The Food & Nutrition Council

Welcomes you!We coordinate multiple stakeholders working toachieve Food Security in Zim!

Advocacy, Information and Education

Towards Food Security

Through EducationThrough EmpowermentThrough Sustainable MethodsEnsuring Food Security for all

Assessment, Research, Monitoring & Evaluation

FNC @ Work from 2001 - date!

Multi-Sectoral & Stakeholder Coordination

Food, Safety & Nutrition Standards

Mother and Baby Nutrition!

Breastfeeding is important!Malnutrition is preventable!Breast milk is 100% perfectBreast is best!

Mother and Baby Nutrition!

Outreach programmesRural & Urban InitiativesNutritional AwarenessMalnutrition Prevention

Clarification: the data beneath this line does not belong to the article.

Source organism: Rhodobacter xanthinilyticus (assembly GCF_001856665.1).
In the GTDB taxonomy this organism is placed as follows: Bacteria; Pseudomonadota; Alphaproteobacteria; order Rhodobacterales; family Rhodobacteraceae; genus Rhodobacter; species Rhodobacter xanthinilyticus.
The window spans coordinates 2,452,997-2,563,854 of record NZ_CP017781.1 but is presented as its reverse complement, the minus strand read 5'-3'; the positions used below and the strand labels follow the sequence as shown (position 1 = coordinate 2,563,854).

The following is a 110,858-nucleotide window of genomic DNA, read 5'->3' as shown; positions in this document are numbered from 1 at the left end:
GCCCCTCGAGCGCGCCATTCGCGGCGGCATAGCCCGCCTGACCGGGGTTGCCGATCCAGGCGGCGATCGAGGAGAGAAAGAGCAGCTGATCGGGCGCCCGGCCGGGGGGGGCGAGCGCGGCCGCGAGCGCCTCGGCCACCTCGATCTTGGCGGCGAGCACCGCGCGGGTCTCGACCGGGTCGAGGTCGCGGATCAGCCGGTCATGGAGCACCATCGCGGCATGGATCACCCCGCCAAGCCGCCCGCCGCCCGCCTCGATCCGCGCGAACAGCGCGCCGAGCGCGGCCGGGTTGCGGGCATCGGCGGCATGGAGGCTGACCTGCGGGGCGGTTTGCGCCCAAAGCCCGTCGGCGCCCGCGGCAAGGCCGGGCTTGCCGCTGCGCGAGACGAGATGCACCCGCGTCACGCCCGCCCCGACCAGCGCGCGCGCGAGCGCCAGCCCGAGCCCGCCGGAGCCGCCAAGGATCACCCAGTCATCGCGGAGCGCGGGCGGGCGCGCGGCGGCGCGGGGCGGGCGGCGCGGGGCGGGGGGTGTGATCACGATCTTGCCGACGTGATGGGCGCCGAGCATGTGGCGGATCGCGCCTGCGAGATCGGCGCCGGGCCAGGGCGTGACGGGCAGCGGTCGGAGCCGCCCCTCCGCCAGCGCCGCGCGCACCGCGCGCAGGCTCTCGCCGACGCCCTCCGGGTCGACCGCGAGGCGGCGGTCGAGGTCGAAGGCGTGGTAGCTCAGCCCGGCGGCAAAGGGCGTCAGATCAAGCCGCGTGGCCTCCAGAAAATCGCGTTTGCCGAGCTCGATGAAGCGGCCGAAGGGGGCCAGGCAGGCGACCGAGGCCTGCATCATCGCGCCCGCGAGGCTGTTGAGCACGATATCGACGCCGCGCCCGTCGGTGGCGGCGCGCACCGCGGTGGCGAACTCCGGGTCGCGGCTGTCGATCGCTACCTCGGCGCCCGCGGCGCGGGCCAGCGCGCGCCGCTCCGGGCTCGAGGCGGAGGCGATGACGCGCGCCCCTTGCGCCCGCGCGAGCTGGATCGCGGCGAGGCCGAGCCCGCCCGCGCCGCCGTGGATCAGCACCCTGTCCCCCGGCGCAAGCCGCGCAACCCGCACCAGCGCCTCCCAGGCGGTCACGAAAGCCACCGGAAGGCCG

Food & Nutrition Security

Everyone in Zimbabwe must have reliable access to a sufficient quantity of affordable and nutritious food, now, and for the continuity of time. The FNC and fellow partners are at the helm of food security and nutrition programmes in the country.

Nutrition & Health

The quality of our nations nutritional health is just as important as access to reliable sources of food. Our food sources must be nutritious and every effort is made to ensure that the populace makes the right choices that contribute towards sound vitality.

Our Role...

The Food & Nutrition Council (“FNC“) acts as a Programmatic Support Agency for food and nutrition stakeholders. This role is primarily achieved through availing of critical food and nutrition data from various food and nutrition assessments.

A bit about us!